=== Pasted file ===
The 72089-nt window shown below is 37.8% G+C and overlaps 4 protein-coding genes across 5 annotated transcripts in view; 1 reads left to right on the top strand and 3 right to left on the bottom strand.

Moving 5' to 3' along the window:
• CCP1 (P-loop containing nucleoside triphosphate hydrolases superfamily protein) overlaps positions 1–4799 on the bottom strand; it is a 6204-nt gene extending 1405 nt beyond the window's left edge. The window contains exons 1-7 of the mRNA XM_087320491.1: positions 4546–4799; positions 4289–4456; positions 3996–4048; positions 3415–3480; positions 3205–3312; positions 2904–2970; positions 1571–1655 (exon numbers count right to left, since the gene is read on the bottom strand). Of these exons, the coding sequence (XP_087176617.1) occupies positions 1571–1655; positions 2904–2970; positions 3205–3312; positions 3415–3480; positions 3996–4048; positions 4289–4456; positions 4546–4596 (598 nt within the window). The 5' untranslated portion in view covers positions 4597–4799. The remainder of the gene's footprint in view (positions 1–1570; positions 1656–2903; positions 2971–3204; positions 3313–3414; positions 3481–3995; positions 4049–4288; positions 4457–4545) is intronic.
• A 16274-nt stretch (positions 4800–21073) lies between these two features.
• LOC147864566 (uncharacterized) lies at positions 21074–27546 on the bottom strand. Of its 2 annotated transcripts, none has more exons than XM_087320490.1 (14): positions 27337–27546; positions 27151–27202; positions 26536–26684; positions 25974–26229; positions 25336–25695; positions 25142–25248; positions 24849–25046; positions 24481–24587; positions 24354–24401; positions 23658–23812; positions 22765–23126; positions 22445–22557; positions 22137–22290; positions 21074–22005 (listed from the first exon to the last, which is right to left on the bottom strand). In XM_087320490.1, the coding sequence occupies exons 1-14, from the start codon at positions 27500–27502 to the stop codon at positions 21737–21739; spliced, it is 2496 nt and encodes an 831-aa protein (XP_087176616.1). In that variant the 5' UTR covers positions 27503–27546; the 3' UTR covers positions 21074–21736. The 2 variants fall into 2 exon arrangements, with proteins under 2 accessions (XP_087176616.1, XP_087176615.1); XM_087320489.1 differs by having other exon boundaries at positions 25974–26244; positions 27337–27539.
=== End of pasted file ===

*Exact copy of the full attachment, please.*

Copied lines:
The 72089-nt window shown below is 37.8% G+C and overlaps 4 protein-coding genes across 5 annotated transcripts in view; 1 reads left to right on the top strand and 3 right to left on the bottom strand.

Moving 5' to 3' along the window:
• CCP1 (P-loop containing nucleoside triphosphate hydrolases superfamily protein) overlaps positions 1–4799 on the bottom strand; it is a 6204-nt gene extending 1405 nt beyond the window's left edge. The window contains exons 1-7 of the mRNA XM_087320491.1: positions 4546–4799; positions 4289–4456; positions 3996–4048; positions 3415–3480; positions 3205–3312; positions 2904–2970; positions 1571–1655 (exon numbers count right to left, since the gene is read on the bottom strand). Of these exons, the coding sequence (XP_087176617.1) occupies positions 1571–1655; positions 2904–2970; positions 3205–3312; positions 3415–3480; positions 3996–4048; positions 4289–4456; positions 4546–4596 (598 nt within the window). The 5' untranslated portion in view covers positions 4597–4799. The remainder of the gene's footprint in view (positions 1–1570; positions 1656–2903; positions 2971–3204; positions 3313–3414; positions 3481–3995; positions 4049–4288; positions 4457–4545) is intronic.
• A 16274-nt stretch (positions 4800–21073) lies between these two features.
• LOC147864566 (uncharacterized) lies at positions 21074–27546 on the bottom strand. Of its 2 annotated transcripts, none has more exons than XM_087320490.1 (14): positions 27337–27546; positions 27151–27202; positions 26536–26684; positions 25974–26229; positions 25336–25695; positions 25142–25248; positions 24849–25046; positions 24481–24587; positions 24354–24401; positions 23658–23812; positions 22765–23126; positions 22445–22557; positions 22137–22290; positions 21074–22005 (listed from the first exon to the last, which is right to left on the bottom strand). In XM_087320490.1, the coding sequence occupies exons 1-14, from the start codon at positions 27500–27502 to the stop codon at positions 21737–21739; spliced, it is 2496 nt and encodes an 831-aa protein (XP_087176616.1). In that variant the 5' UTR covers positions 27503–27546; the 3' UTR covers positions 21074–21736. The 2 variants fall into 2 exon arrangements, with proteins under 2 accessions (XP_087176616.1, XP_087176615.1); XM_087320489.1 differs by having other exon boundaries at positions 25974–26244; positions 27337–27539.